I recently returned from Athens Greece and a facinating meeting hosted by the Hellenic Ministry of Culture. The meeting (“Digital Heritage in the New Knowledge Environment: Shared Spaces & Open Paths to Cultural Content“) explored how the Greek cultural heritage sector is embracing and is challenged by the explosion of digital technologies and content that is currently reshaping the globe.

The meeting highlighted important tensions in the adoption of digital dissemination frameworks. For many of us who have been working with digital technologies for the past several years, the tensions are familiar, and at the risk of putting them into a characture form, I can summarize them below:



Nearly free access to the full richness of the documented record of Greece’s cultural heritage Resistance to abandoning traditional models of “cost recovery” (subscription charges). Continued attempts to charge for content, even though the justifications for such charges seem poorly articulated.
The possibility to use digital dissemination technologies to enhance the comprehensiveness, scope, and transparency in cultural heritage documentation and research. The social realities of micro-politics, personal rivalries, and established norms of professional practice which inhibit transparency and create incentives for data-hording. As in many other parts of the world (US archaeology included!) paper publication is still has more prestige than digital dissemination. A fetish for paper seems to be a common affliction in the humanities and social sciences.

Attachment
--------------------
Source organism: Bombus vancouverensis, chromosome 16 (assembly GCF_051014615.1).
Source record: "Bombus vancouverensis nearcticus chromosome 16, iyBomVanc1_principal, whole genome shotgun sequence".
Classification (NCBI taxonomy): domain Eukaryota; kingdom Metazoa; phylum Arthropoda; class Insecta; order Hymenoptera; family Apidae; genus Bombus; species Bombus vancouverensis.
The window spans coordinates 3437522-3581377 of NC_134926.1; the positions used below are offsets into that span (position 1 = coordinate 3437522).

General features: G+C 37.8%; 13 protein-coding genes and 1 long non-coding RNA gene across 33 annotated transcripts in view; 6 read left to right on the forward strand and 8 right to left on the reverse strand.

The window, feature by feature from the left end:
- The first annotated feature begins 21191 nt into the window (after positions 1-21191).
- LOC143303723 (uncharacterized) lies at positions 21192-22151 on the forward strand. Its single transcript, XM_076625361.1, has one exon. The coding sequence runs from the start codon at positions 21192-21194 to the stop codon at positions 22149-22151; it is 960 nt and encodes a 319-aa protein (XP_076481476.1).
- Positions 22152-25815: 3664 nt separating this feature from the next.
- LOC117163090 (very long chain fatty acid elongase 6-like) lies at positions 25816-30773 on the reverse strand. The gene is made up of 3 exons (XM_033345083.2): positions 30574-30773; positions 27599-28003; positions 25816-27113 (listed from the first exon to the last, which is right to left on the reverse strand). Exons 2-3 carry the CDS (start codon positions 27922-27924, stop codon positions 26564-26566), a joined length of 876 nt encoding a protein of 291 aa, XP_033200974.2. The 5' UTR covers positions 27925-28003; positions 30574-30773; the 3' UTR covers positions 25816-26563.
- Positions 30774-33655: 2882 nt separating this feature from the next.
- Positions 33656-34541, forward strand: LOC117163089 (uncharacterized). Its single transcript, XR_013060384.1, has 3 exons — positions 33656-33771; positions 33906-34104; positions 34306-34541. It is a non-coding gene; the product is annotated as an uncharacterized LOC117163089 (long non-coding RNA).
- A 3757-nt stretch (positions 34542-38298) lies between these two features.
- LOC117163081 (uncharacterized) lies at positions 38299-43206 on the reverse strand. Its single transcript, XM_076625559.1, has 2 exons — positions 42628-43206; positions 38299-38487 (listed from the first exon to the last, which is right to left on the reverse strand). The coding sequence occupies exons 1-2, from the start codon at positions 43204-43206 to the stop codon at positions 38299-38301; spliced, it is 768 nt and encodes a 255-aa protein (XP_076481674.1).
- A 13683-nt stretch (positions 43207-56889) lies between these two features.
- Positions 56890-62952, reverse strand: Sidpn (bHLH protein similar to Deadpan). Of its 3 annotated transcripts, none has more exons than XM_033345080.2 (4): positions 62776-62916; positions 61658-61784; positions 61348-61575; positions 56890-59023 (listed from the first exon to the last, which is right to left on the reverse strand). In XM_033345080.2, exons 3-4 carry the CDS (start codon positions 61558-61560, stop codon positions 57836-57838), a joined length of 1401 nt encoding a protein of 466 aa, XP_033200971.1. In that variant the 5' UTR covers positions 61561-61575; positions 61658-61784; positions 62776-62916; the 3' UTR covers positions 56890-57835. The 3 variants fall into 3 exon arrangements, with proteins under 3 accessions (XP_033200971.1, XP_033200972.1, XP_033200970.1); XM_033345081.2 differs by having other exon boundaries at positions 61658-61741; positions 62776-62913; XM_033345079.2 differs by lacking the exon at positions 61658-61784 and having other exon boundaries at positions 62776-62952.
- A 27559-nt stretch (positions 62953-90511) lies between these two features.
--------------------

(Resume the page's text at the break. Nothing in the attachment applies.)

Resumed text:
The capability of digital content to be easily and endlessly duplicated, adapted, and incorporated into new scholarly, educational, or artistic works. Long standing national copyright claims over Greek cultural patrimony. It seems that the Greek state has legislated ownership over it’s past. Releasing the documentary record of Greece’s past into a digital commons may pose some legal challenges. (See these discussions: one and two of intellectual property claims over national heritage)


The whole “copyrighting the past” argument is interesting. Though I have no formal legal training, I’ve picked up some expectations from living within the Anglo-American legal tradition. At least traditionally, we’ve got a very economic / practical view of copyright, and typically regard copyright as a convenient legal fiction to incentivize creative production. “Copyrighting” a work that is 2500 years-old obviously flies in the face of this tradition. However, parts of Continental Europe have different legal traditions. Copyright over the works of Classical Antiquity seem to be somehow in line with “moral rights” types of perspectives, where the goal of copyright is not only to protect commercial incentives, but it is also to protect, in perpetuity, the dignity and honor of the creator of works. That seemed to be some of the argument given in comments made at this conference.

Given Greece’s recent history of resistence to Ottoman imperialism, exploitation by Western powers, and transition out of “developing world” to “developed” status, attempts to guard national honor and dignity of a past that is so important to Greece’s national identity makes some sense. However, this perspective doesn’t seem to work so well in the new digital environment, where everything is global, remixable, and seemingly uncontrollable. Legislative mandates to protect “dignity” seem difficult if not impossible to enforce.